Loading ...
Sorry, an error occurred while loading the content.

FR - Sea to Summit Ultra-Sil Dry Daypack - Gail

Expand Messages
  • woodswoman
    Mike, Here is my FR for the Sea to Summit Daypack. Thanks in advance for the edits. Gail HTML: http://tinyurl.com/aeehwkx  Field Report: January 24, 2013 USA
    Message 1 of 2 , Jan 24, 2013
    • 0 Attachment
      Mike,
      Here is my FR for the Sea to Summit Daypack. Thanks in advance for the edits. Gail

      HTML:

      http://tinyurl.com/aeehwkx


       Field Report:
      January 24, 2013

      USA Locations and Conditions

      During the field test period I have worn the Sea to Summit Dry Sil
            Day Pack for a variety of activities including cross country
            skiing, snowshoeing and day hiking. It was also used during a
            backcountry trip of three days. Location of all activities were in Michigan and ranged from hilly deciduous forest to
            open non-deciduous communities. Elevation ranged from 600 ft (183
            m) to almost 2000 ft (610 m).

      Late December Trip

      Location: Hiawatha National Forest, Upper Peninsula of Michigan
      Type of Trip: Trail
      Distance: 18 mi (29 km) 
      Length of Trip: 3 days/2 nights
      Sled Weight: Approx 40 lb (18 kg) 
      Sky and Air Conditions: Cloudy, snowstorms   
      Precipitation: Approx 6 in (15 cm) of new snow
      Temperature Range: 10 F to 24 F (-12 C to -4 C)

      Dayhikes/Snowshoeing

      Locations: Upper Peninsula of Michigan
      Distances: 4 mi to 6 mi (6.5 to 9.6 km) 
      Temperature Range: 15 F to 38 F (-9 C to 3 C)     


      During the field test
      period I have both worn and stowed the day pack as needed. For example it's been a handy pack to wear when carrying extra supplies for skiing. Lately the temps have been
      double digits below zero (-17 F/-27 C) with wind chills of -25 F (-32 C) or worse. These kind of conditions always make me a little more safety orientated than I already am. The pack is easily stuffed with a down sweater, emergency blanket and fire making essentials, personal locator
      beacon and more.

      When the conditions aren't as bad I have found the pack to be
          slightly a nuisance for fast cross country skate skiing. Water bottles are harder to
          retrieve and the extra weight on my back is more noticeable. I am mostly
          used to wearing a waist pack during skiing which doesn't interfere
          with my style much. That said, I have found the pack very
          handy to bring my extra gear plus ski boots to the ski trailhead or hut and leave
          the pack there while I am skiing (minus the ski boots of course).
          When I come back to the hut I take out dry socks, shirt, hat, etc as
          well as sometimes lunch from the pack. I like that the pack doesn't weigh much and
          I can wear it on my back to and from the parking area as I already have my arms full with skis
          and poles.  

      I have also stowed the pack on top of my sledge during a three-day
          trip. It contained all the necessary emergency supplies so that they
          were readily accessible. The sil-nylon material kept the contents
      dry and I had no hesitancy to place the pack on the ground when
      retrieving other items.

      Where the pack shines for me is for day hiking and snowshoeing. It is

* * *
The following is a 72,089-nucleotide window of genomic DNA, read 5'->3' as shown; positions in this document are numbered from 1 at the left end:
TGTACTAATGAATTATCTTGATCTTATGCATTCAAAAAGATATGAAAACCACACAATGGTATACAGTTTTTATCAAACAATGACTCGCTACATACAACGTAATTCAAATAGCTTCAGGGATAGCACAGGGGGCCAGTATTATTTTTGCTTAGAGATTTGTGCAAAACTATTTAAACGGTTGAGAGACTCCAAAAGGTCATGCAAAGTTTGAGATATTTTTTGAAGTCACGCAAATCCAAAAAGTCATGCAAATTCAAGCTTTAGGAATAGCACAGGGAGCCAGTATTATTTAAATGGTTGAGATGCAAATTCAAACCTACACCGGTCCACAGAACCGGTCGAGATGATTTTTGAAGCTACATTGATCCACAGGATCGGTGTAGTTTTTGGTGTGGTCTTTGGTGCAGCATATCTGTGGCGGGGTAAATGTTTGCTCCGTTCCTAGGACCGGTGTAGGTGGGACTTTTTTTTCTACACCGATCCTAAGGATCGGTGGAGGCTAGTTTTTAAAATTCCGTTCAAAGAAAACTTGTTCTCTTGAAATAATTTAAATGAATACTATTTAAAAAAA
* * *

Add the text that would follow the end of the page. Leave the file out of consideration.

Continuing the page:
hardly noticeable for such activities as my forward motion doesn't hinder carrying a pack (unlike skate skiing where the torso is rotated). I like how the pack can be cinched and the top rolled down to hold supplies in place.

      So far the pack has held up well. I have not been picky about
          putting wet cross-country ski boots in the bottom of it plus other wet clothing at
          the end of a ski session. Of course I empty it out as soon as I get
          home so that no odors are noticeable. It has been carried in all kinds of winter weather including frigid cold and blustery snow storms without incident.

      I haven't bothered to use the stuff sack as the pack is small enough on
      its own already. I wasn't too keen on stuffing it in a tiny sack only to
      deploy it anyway on an almost daily basis. I have found the Sea to
      Summit Ultra-Sil Dry Daypack to be a useful and dependable addition to
      my outdoor activities.

      Pros SoFar


          *     Water-resistant
          *     Light weight
          *     Roll-top closure easy to use
       Cons SoFar


          *     Stuff sack is very tight so I haven't bothered to use it Tester Remarks

      Thanks to Sea to Summit  and BackpackGearTest for this opportunity to test the Ultra-Sil Dry Daypack .This concludes my Field Report. The Long Term Report will be appended to this report in approximately two months. Please check back then for more information.  

      Top of Page     


      [Non-text portions of this message have been removed]
    • the_fish_guy
      Gail, Nice report! Below are just a few things for you before your upload. See you for the LTR! Mike These kind of conditions always make me a little
      Message 2 of 2 , Feb 5, 2013
      • 0 Attachment
        Gail,

        Nice report! Below are just a few things for you before your upload. See you for the LTR!

        Mike

        <SNIP>

        These kind of conditions always make me a little more safety orientated than I already am.

        EDIT: These kinds . . .

        <SNIP>

        When I come back to the hut I take out dry socks, shirt, hat, etc as well as sometimes lunch from the pack.

        EDIT: etc., (it's an abbreviation, and I think a comma following it sets the clause off a bit better)

        <END>
      Your message has been successfully submitted and would be delivered to recipients shortly.